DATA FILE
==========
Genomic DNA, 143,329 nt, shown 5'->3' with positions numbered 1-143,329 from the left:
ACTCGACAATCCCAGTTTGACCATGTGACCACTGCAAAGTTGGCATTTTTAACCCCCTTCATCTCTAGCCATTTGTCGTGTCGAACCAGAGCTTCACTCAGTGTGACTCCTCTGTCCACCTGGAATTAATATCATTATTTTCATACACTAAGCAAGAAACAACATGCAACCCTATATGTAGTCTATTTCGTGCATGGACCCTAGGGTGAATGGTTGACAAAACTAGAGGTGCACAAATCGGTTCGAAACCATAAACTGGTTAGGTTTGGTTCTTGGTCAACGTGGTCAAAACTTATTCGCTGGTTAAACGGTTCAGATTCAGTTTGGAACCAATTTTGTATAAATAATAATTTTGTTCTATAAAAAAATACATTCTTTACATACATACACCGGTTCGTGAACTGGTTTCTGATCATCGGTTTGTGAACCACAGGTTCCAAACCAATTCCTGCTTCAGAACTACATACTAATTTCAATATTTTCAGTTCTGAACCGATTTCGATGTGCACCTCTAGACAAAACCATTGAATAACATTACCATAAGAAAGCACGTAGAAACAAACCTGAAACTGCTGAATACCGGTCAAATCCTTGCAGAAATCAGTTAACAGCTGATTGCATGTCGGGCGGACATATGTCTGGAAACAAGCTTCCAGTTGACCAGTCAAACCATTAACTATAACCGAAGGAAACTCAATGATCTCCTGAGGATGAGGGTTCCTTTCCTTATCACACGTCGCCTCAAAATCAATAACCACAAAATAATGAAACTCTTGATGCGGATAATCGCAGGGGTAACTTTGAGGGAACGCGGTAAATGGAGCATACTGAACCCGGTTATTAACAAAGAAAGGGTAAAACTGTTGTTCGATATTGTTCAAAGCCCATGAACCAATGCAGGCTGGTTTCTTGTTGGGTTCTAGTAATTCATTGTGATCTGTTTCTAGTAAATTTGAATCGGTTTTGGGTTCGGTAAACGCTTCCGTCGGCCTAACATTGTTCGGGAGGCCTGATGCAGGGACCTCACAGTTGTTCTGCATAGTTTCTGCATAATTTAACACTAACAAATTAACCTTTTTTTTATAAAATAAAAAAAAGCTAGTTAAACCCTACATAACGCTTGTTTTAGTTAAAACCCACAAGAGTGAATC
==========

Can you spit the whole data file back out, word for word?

Genomic DNA, 143,329 nt, shown 5'->3' with positions numbered 1-143,329 from the left:
ACTCGACAATCCCAGTTTGACCATGTGACCACTGCAAAGTTGGCATTTTTAACCCCCTTCATCTCTAGCCATTTGTCGTGTCGAACCAGAGCTTCACTCAGTGTGACTCCTCTGTCCACCTGGAATTAATATCATTATTTTCATACACTAAGCAAGAAACAACATGCAACCCTATATGTAGTCTATTTCGTGCATGGACCCTAGGGTGAATGGTTGACAAAACTAGAGGTGCACAAATCGGTTCGAAACCATAAACTGGTTAGGTTTGGTTCTTGGTCAACGTGGTCAAAACTTATTCGCTGGTTAAACGGTTCAGATTCAGTTTGGAACCAATTTTGTATAAATAATAATTTTGTTCTATAAAAAAATACATTCTTTACATACATACACCGGTTCGTGAACTGGTTTCTGATCATCGGTTTGTGAACCACAGGTTCCAAACCAATTCCTGCTTCAGAACTACATACTAATTTCAATATTTTCAGTTCTGAACCGATTTCGATGTGCACCTCTAGACAAAACCATTGAATAACATTACCATAAGAAAGCACGTAGAAACAAACCTGAAACTGCTGAATACCGGTCAAATCCTTGCAGAAATCAGTTAACAGCTGATTGCATGTCGGGCGGACATATGTCTGGAAACAAGCTTCCAGTTGACCAGTCAAACCATTAACTATAACCGAAGGAAACTCAATGATCTCCTGAGGATGAGGGTTCCTTTCCTTATCACACGTCGCCTCAAAATCAATAACCACAAAATAATGAAACTCTTGATGCGGATAATCGCAGGGGTAACTTTGAGGGAACGCGGTAAATGGAGCATACTGAACCCGGTTATTAACAAAGAAAGGGTAAAACTGTTGTTCGATATTGTTCAAAGCCCATGAACCAATGCAGGCTGGTTTCTTGTTGGGTTCTAGTAATTCATTGTGATCTGTTTCTAGTAAATTTGAATCGGTTTTGGGTTCGGTAAACGCTTCCGTCGGCCTAACATTGTTCGGGAGGCCTGATGCAGGGACCTCACAGTTGTTCTGCATAGTTTCTGCATAATTTAACACTAACAAATTAACCTTTTTTTTATAAAATAAAAAAAAGCTAGTTAAACCCTACATAACGCTTGTTTTAGTTAAAACCCACAAGAGTGAATC